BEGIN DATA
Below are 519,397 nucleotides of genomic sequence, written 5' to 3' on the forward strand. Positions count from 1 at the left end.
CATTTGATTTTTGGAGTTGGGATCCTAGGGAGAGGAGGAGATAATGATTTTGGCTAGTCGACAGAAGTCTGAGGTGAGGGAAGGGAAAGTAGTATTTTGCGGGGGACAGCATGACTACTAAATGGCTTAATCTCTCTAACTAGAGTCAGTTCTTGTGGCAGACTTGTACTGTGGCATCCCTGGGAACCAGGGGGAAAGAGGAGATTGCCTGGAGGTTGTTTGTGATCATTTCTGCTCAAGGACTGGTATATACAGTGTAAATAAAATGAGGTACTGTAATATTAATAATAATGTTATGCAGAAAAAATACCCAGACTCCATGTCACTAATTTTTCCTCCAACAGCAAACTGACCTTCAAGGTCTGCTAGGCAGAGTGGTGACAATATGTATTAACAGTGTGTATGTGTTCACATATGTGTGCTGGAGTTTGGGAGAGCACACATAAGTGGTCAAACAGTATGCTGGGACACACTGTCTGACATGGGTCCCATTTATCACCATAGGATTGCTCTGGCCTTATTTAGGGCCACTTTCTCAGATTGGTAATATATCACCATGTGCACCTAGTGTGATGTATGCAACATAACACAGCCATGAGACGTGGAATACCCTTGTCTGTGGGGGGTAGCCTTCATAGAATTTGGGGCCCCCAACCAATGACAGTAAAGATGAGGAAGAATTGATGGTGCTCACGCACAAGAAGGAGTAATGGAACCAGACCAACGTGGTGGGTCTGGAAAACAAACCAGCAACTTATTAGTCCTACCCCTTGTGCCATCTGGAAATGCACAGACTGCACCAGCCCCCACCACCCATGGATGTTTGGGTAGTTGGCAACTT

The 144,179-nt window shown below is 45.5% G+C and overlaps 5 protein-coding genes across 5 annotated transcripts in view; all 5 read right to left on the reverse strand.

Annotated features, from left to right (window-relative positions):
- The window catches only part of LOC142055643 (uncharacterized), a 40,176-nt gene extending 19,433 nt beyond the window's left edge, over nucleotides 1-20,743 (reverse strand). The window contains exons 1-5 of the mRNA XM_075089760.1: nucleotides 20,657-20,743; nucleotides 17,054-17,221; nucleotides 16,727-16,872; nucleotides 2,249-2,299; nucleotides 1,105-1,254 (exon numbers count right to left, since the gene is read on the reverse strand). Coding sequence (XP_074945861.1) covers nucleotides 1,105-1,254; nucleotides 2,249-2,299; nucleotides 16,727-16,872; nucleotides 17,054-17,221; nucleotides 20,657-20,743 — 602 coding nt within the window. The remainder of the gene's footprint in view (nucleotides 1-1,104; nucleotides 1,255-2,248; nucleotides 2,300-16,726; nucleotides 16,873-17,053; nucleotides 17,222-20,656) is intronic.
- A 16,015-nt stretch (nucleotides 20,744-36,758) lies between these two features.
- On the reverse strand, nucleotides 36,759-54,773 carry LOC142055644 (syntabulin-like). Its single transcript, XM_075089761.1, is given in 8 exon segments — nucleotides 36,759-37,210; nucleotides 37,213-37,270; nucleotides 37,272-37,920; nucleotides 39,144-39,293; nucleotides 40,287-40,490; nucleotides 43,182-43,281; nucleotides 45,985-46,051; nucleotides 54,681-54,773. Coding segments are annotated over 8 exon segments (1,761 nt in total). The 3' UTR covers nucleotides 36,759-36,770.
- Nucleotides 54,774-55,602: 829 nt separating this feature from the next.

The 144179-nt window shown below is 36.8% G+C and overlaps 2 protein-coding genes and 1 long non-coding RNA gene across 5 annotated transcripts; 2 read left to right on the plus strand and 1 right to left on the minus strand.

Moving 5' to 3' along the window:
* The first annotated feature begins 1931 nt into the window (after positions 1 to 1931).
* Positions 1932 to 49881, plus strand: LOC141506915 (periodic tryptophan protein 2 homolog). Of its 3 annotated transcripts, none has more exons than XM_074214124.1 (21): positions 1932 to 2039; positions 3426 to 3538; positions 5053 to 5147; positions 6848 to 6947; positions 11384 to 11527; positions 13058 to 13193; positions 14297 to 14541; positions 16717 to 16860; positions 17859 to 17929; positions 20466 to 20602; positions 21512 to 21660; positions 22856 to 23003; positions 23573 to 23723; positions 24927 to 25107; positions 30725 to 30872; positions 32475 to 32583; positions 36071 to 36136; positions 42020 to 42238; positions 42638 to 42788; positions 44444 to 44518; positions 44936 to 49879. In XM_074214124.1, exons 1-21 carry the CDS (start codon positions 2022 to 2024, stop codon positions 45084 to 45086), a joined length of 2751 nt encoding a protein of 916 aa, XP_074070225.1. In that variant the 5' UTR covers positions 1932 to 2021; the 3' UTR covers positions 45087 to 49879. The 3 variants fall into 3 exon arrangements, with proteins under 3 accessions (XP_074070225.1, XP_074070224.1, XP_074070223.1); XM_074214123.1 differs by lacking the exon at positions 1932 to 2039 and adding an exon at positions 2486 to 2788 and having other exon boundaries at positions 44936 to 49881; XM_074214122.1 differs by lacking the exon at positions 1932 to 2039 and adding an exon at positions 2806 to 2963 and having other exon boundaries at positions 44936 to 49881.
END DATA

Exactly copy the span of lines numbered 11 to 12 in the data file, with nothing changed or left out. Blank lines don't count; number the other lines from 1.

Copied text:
* The first annotated feature begins 1931 nt into the window (after positions 1 to 1931).
* Positions 1932 to 49881, plus strand: LOC141506915 (periodic tryptophan protein 2 homolog). Of its 3 annotated transcripts, none has more exons than XM_074214124.1 (21): positions 1932 to 2039; positions 3426 to 3538; positions 5053 to 5147; positions 6848 to 6947; positions 11384 to 11527; positions 13058 to 13193; positions 14297 to 14541; positions 16717 to 16860; positions 17859 to 17929; positions 20466 to 20602; positions 21512 to 21660; positions 22856 to 23003; positions 23573 to 23723; positions 24927 to 25107; positions 30725 to 30872; positions 32475 to 32583; positions 36071 to 36136; positions 42020 to 42238; positions 42638 to 42788; positions 44444 to 44518; positions 44936 to 49879. In XM_074214124.1, exons 1-21 carry the CDS (start codon positions 2022 to 2024, stop codon positions 45084 to 45086), a joined length of 2751 nt encoding a protein of 916 aa, XP_074070225.1. In that variant the 5' UTR covers positions 1932 to 2021; the 3' UTR covers positions 45087 to 49879. The 3 variants fall into 3 exon arrangements, with proteins under 3 accessions (XP_074070225.1, XP_074070224.1, XP_074070223.1); XM_074214123.1 differs by lacking the exon at positions 1932 to 2039 and adding an exon at positions 2486 to 2788 and having other exon boundaries at positions 44936 to 49881; XM_074214122.1 differs by lacking the exon at positions 1932 to 2039 and adding an exon at positions 2806 to 2963 and having other exon boundaries at positions 44936 to 49881.